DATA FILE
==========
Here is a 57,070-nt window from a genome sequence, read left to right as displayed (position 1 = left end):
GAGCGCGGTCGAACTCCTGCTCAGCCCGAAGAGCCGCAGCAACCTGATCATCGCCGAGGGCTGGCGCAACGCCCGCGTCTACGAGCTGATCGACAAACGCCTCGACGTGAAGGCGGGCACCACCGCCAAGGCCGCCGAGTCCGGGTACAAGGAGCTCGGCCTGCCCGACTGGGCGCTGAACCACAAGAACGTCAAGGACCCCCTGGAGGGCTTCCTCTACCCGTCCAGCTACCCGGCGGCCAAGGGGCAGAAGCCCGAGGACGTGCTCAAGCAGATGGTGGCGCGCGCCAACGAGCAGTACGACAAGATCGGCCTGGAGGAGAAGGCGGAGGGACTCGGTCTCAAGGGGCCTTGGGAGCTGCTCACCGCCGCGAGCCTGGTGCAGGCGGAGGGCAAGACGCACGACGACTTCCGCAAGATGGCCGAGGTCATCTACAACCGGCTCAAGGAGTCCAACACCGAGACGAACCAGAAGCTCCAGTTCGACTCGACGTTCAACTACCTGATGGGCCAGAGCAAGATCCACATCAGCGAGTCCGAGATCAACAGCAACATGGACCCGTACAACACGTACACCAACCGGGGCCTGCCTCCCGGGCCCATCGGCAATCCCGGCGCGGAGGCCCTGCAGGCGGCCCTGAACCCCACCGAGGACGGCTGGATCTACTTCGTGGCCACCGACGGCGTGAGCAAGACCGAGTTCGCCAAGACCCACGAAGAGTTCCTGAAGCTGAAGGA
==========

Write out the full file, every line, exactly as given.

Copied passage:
Here is a 57,070-nt window from a genome sequence, read left to right as displayed (position 1 = left end):
GAGCGCGGTCGAACTCCTGCTCAGCCCGAAGAGCCGCAGCAACCTGATCATCGCCGAGGGCTGGCGCAACGCCCGCGTCTACGAGCTGATCGACAAACGCCTCGACGTGAAGGCGGGCACCACCGCCAAGGCCGCCGAGTCCGGGTACAAGGAGCTCGGCCTGCCCGACTGGGCGCTGAACCACAAGAACGTCAAGGACCCCCTGGAGGGCTTCCTCTACCCGTCCAGCTACCCGGCGGCCAAGGGGCAGAAGCCCGAGGACGTGCTCAAGCAGATGGTGGCGCGCGCCAACGAGCAGTACGACAAGATCGGCCTGGAGGAGAAGGCGGAGGGACTCGGTCTCAAGGGGCCTTGGGAGCTGCTCACCGCCGCGAGCCTGGTGCAGGCGGAGGGCAAGACGCACGACGACTTCCGCAAGATGGCCGAGGTCATCTACAACCGGCTCAAGGAGTCCAACACCGAGACGAACCAGAAGCTCCAGTTCGACTCGACGTTCAACTACCTGATGGGCCAGAGCAAGATCCACATCAGCGAGTCCGAGATCAACAGCAACATGGACCCGTACAACACGTACACCAACCGGGGCCTGCCTCCCGGGCCCATCGGCAATCCCGGCGCGGAGGCCCTGCAGGCGGCCCTGAACCCCACCGAGGACGGCTGGATCTACTTCGTGGCCACCGACGGCGTGAGCAAGACCGAGTTCGCCAAGACCCACGAAGAGTTCCTGAAGCTGAAGGA